In 2005, Kathy Wood was ecstatic to learn she would soon be welcoming a
new grandchild. However, during her daughter’s pregnancy, she was
hit by devastating news – at the age of 46, she was told that she
had Stage 4 metastasized colon cancer. Since her granddaughter’s
birth, she has had non-stop chemotherapy treatments, lost her hair four
times and the cancer has now spread to her liver, adrenal glands and lungs.
Today she is considered treatable but not curable. But if you met her
today, you would never know it.
Nanna’s Little Angel
When Kathy’s granddaughter Jenna Suddreth, now 8, was born, she represented
a reason to fight cancer and inspired Kathy’s will to keep living
a busy, productive and happy life. The two love to go camping together,
spend Summer days swimming, and Kathy volunteers so frequently at Jenna’s
elementary school that the principal thought she was a full-time employee
at the school. She was recognized last year as the school’s Volunteer
of the Year.
“Since Jenna was born, an incredible bond was created. Everywhere
I go, she has to go too. Jenna tells everyone that she’s ‘Nanna’s
little angel’ and that she helps keep me alive,” said Wood.
To help Jenna better understand her cancer diagnosis, Kathy registered
them both in
CLIMB, a support group offered at the CVMC Cancer Center. Offered specifically
for kids whose parent or grandparent has cancer, the program serves as
a venue for 5 to 12 year-olds to meet in six consecutive weekly sessions.
An ongoing support group called PALS then continues meeting on a monthly
basis to provide more opportunities for both kids and parents to draw
on the support connections they form in CLIMB.
Through participating in CLIMB and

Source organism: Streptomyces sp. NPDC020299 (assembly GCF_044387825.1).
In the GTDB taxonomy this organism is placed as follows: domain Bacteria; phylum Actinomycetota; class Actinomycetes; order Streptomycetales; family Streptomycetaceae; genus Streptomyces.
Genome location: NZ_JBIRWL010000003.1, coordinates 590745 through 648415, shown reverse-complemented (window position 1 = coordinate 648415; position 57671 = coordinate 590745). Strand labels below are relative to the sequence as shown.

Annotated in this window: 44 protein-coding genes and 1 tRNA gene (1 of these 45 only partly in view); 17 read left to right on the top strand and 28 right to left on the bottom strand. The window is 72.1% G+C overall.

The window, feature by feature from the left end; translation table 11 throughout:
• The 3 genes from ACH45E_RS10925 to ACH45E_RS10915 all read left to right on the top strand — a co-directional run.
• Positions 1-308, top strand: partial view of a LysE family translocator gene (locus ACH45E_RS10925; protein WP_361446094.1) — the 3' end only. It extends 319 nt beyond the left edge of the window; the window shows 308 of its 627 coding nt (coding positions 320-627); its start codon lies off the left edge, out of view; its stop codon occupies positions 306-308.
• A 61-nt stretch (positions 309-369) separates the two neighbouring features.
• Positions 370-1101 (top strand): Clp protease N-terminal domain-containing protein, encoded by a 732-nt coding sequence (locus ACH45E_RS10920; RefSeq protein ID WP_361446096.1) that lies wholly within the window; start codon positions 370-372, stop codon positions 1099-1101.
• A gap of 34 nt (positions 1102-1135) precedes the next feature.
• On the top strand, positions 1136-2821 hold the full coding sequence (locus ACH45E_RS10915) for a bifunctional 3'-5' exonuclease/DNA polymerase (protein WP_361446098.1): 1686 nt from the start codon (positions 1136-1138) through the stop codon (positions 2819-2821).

PALS, Jenna learned what to expect at various stages in Kathy’s treatment
plans and she learned to express her feelings through activities and conversations
facilitated by a skilled Oncology Social Worker. The meetings also offered
Kathy a chance to talk with adult cancer patients like herself about similar
physical and emotional challenges. She says that both she and Jenna acquired
coping mechanisms to help deal with the complex emotions surrounding her cancer.
During school last year, Jenna noticed a boy in her class was crying every
day at school and was always sad. After learning that the boy’s
mother had recently been diagnosed with breast cancer, Kathy reached out
to the family and encouraged them to attend the next CLIMB session as
well. The boy and his family have shared with Kathy that the program helped
stimulate important, yet difficult conversations about the fear and uncertainty
that was leading to his deep sadness.
“A cancer diagnosis is scary for the whole family and can be difficult
to talk about,” said Barbara Stark, Oncology Social Worker. “A
child’s feelings may not be addressed because everyone is focused
on absorbing the news and getting started with treatment. The CLIMB program
helps kids identify their feelings and learn ways to manage them. It also
offers an opportunity to meet other families going through the same experience.
Kids learn that being sad, frightened and even angry is part of this family
trial. The sessions help children moderate their feelings without having
to internalize them or feel overwhelmed by them.”
DO YOU KNOW A FAMILY COPING WITH THE BURDEN OF CANCER?
Tell them about the next session of CLIMB: Meetings will be held from September
23 through November 1st at 6pm. Past CLIMB participants asked for an opportunity
to continue building upon the relationships and coping skills acquired
during CLIMB. In response, CVMC now offers an ongoing support program,
called PALS, which meets on the 2nd Tuesday of each month at 6:30pm in
the CVMC Comprehensive Cancer Center during the months CLIMB is not in
session. Pre-registration is required, please call Barbara Stark, CVMC
Oncology Social Worker at 828.326-3397 for more information about CLIMB